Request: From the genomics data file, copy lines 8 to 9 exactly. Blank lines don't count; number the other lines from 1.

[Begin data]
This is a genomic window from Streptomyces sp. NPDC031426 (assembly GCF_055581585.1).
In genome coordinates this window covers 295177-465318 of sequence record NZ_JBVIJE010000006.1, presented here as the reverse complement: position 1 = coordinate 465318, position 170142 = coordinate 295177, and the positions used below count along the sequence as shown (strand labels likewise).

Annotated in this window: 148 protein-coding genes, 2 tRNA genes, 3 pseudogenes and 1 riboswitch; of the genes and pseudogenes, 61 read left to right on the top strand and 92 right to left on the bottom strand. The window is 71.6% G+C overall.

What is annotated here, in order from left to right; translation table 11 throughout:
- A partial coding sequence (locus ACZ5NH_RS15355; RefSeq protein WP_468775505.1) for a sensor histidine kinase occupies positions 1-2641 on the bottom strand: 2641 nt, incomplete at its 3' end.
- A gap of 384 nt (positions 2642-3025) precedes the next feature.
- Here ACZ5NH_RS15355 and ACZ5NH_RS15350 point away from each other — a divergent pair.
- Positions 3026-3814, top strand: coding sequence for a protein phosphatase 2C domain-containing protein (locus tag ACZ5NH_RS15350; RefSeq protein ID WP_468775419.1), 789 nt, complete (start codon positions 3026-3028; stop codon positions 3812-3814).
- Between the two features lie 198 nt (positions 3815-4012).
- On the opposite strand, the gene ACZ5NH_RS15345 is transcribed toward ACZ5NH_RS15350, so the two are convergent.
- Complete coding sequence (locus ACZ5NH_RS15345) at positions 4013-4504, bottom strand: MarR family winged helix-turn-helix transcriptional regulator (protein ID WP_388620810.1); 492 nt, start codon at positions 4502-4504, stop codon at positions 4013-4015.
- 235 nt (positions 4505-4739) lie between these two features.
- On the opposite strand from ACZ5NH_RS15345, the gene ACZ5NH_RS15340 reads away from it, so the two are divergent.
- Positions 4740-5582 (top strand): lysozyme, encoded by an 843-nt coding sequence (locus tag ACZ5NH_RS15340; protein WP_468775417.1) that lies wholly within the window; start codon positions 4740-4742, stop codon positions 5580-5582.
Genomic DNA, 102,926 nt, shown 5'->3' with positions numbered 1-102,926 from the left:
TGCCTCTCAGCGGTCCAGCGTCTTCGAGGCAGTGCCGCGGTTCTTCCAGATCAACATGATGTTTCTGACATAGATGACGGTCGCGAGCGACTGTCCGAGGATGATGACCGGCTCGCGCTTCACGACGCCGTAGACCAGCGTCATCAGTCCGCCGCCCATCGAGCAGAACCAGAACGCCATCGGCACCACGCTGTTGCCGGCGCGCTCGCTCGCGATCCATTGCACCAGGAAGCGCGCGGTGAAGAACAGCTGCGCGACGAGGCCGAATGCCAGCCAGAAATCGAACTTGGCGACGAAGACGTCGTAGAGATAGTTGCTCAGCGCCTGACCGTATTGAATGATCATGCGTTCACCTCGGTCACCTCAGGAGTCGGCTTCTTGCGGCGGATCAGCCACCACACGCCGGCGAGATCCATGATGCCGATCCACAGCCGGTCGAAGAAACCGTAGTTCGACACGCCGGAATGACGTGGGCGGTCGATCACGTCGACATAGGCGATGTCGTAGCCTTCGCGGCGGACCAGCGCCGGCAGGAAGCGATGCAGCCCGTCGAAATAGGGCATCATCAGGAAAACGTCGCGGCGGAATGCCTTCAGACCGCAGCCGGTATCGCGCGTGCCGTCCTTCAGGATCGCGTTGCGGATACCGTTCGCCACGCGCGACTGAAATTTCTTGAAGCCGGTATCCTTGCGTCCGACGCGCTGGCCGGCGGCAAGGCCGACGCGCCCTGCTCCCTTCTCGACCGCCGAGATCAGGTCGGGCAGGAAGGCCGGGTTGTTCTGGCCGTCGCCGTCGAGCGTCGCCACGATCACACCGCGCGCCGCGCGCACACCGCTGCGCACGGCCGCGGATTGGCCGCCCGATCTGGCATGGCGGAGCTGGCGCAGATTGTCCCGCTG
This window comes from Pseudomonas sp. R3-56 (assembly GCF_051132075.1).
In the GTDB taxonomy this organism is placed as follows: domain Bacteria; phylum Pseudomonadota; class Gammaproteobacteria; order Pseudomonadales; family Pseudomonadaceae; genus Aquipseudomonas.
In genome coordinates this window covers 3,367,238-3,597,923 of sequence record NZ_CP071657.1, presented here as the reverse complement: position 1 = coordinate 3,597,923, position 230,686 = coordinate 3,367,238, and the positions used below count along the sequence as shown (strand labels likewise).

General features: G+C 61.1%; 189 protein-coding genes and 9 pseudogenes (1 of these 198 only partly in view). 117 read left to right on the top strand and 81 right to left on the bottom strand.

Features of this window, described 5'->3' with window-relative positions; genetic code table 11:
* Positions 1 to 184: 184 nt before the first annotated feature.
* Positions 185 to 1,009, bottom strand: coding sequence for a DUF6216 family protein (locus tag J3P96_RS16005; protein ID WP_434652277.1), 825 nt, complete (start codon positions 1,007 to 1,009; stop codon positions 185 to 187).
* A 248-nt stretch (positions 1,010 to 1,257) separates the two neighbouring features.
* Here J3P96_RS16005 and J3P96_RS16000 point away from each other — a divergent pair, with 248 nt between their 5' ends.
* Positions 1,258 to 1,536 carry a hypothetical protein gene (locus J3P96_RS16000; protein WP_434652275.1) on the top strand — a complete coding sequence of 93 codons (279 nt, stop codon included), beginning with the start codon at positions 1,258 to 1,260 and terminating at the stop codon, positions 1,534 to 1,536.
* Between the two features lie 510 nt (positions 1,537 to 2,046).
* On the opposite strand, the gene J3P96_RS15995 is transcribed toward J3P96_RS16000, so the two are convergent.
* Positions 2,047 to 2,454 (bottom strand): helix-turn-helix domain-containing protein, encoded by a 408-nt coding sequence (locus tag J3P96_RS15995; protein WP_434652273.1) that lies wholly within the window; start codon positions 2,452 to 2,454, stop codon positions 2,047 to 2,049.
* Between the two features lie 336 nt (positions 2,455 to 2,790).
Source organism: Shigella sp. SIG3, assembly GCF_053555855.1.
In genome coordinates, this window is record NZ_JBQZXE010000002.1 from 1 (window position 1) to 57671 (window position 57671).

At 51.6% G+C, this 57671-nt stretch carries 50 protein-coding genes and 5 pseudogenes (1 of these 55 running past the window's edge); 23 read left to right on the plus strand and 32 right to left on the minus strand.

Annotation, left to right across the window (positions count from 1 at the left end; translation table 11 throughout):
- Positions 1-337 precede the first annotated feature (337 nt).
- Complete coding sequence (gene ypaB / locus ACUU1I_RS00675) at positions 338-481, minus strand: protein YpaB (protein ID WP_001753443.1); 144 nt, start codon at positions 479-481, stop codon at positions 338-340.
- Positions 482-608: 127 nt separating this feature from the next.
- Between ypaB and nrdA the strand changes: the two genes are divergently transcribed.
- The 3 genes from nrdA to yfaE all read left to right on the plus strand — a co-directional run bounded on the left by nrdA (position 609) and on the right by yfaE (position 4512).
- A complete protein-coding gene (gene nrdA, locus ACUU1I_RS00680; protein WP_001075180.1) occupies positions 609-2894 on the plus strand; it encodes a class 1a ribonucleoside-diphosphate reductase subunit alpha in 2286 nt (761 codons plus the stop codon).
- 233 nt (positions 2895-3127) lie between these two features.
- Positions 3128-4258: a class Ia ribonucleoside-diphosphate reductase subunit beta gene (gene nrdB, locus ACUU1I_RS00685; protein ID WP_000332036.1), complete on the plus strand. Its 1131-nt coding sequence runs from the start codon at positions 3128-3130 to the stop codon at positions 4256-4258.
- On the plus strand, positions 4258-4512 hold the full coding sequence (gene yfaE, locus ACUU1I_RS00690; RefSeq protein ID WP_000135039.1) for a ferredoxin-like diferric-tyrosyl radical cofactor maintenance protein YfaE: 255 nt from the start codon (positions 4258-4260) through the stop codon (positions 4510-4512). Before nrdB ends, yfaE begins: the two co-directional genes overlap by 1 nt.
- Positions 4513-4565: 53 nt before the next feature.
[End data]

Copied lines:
- Positions 3026-3814, top strand: coding sequence for a protein phosphatase 2C domain-containing protein (locus tag ACZ5NH_RS15350; RefSeq protein ID WP_468775419.1), 789 nt, complete (start codon positions 3026-3028; stop codon positions 3812-3814).
- Between the two features lie 198 nt (positions 3815-4012).